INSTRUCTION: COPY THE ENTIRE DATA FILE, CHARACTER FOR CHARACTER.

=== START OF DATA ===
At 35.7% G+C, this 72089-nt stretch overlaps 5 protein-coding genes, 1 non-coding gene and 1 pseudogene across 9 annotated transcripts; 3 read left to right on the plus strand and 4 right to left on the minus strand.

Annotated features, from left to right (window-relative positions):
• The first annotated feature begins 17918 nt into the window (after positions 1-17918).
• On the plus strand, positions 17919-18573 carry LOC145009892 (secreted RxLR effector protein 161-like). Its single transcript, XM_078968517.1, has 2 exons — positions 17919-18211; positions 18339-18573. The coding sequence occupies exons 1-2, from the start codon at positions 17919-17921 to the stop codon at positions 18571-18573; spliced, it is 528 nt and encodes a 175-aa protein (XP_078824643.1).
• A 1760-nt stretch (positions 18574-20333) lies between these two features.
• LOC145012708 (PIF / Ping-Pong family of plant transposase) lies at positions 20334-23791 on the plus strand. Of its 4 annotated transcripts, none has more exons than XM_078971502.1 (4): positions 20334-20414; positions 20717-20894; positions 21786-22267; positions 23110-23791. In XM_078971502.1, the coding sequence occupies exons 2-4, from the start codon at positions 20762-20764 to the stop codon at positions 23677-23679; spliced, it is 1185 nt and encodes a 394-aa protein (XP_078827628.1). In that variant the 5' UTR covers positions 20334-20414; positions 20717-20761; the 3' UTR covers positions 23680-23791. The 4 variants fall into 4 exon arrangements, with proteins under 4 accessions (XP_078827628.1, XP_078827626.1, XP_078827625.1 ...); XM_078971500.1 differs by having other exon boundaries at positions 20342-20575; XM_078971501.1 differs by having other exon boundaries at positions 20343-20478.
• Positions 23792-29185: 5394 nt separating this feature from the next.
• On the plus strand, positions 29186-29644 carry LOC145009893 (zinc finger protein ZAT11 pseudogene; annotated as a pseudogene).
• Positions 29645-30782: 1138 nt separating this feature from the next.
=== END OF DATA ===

At 35.7% G+C, this 72089-nt stretch overlaps 5 protein-coding genes, 1 non-coding gene and 1 pseudogene across 9 annotated transcripts; 3 read left to right on the plus strand and 4 right to left on the minus strand.

Annotated features, from left to right (window-relative positions):
• The first annotated feature begins 17918 nt into the window (after positions 1-17918).
• On the plus strand, positions 17919-18573 carry LOC145009892 (secreted RxLR effector protein 161-like). Its single transcript, XM_078968517.1, has 2 exons — positions 17919-18211; positions 18339-18573. The coding sequence occupies exons 1-2, from the start codon at positions 17919-17921 to the stop codon at positions 18571-18573; spliced, it is 528 nt and encodes a 175-aa protein (XP_078824643.1).
• A 1760-nt stretch (positions 18574-20333) lies between these two features.
• LOC145012708 (PIF / Ping-Pong family of plant transposase) lies at positions 20334-23791 on the plus strand. Of its 4 annotated transcripts, none has more exons than XM_078971502.1 (4): positions 20334-20414; positions 20717-20894; positions 21786-22267; positions 23110-23791. In XM_078971502.1, the coding sequence occupies exons 2-4, from the start codon at positions 20762-20764 to the stop codon at positions 23677-23679; spliced, it is 1185 nt and encodes a 394-aa protein (XP_078827628.1). In that variant the 5' UTR covers positions 20334-20414; positions 20717-20761; the 3' UTR covers positions 23680-23791. The 4 variants fall into 4 exon arrangements, with proteins under 4 accessions (XP_078827628.1, XP_078827626.1, XP_078827625.1 ...); XM_078971500.1 differs by having other exon boundaries at positions 20342-20575; XM_078971501.1 differs by having other exon boundaries at positions 20343-20478.
• Positions 23792-29185: 5394 nt separating this feature from the next.
• On the plus strand, positions 29186-29644 carry LOC145009893 (zinc finger protein ZAT11 pseudogene; annotated as a pseudogene).
• Positions 29645-30782: 1138 nt separating this feature from the next.